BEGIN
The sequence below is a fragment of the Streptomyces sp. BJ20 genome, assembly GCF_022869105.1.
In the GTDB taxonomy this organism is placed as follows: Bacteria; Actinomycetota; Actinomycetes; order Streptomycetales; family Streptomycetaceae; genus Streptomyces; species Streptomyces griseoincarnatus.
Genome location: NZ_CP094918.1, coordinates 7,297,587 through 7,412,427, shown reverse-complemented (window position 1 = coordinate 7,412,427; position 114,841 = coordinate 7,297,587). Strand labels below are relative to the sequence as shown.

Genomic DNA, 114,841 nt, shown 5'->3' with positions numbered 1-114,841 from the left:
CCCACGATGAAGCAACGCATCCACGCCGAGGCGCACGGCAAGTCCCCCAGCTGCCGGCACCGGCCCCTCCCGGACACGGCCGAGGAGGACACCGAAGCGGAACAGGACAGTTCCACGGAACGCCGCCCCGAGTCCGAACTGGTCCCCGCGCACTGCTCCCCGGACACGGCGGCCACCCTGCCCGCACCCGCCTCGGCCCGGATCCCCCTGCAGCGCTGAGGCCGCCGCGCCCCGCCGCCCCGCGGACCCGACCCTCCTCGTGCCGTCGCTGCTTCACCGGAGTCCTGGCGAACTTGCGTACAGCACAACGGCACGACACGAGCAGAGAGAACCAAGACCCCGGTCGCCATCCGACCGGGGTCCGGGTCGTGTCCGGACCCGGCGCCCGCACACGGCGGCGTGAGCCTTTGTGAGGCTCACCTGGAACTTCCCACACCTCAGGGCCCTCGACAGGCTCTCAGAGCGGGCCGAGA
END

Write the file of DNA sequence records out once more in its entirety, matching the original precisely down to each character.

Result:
The sequence below is a fragment of the Streptomyces sp. BJ20 genome, assembly GCF_022869105.1.
In the GTDB taxonomy this organism is placed as follows: Bacteria; Actinomycetota; Actinomycetes; order Streptomycetales; family Streptomycetaceae; genus Streptomyces; species Streptomyces griseoincarnatus.
Genome location: NZ_CP094918.1, coordinates 7,297,587 through 7,412,427, shown reverse-complemented (window position 1 = coordinate 7,412,427; position 114,841 = coordinate 7,297,587). Strand labels below are relative to the sequence as shown.

Genomic DNA, 114,841 nt, shown 5'->3' with positions numbered 1-114,841 from the left:
CCCACGATGAAGCAACGCATCCACGCCGAGGCGCACGGCAAGTCCCCCAGCTGCCGGCACCGGCCCCTCCCGGACACGGCCGAGGAGGACACCGAAGCGGAACAGGACAGTTCCACGGAACGCCGCCCCGAGTCCGAACTGGTCCCCGCGCACTGCTCCCCGGACACGGCGGCCACCCTGCCCGCACCCGCCTCGGCCCGGATCCCCCTGCAGCGCTGAGGCCGCCGCGCCCCGCCGCCCCGCGGACCCGACCCTCCTCGTGCCGTCGCTGCTTCACCGGAGTCCTGGCGAACTTGCGTACAGCACAACGGCACGACACGAGCAGAGAGAACCAAGACCCCGGTCGCCATCCGACCGGGGTCCGGGTCGTGTCCGGACCCGGCGCCCGCACACGGCGGCGTGAGCCTTTGTGAGGCTCACCTGGAACTTCCCACACCTCAGGGCCCTCGACAGGCTCTCAGAGCGGGCCGAGA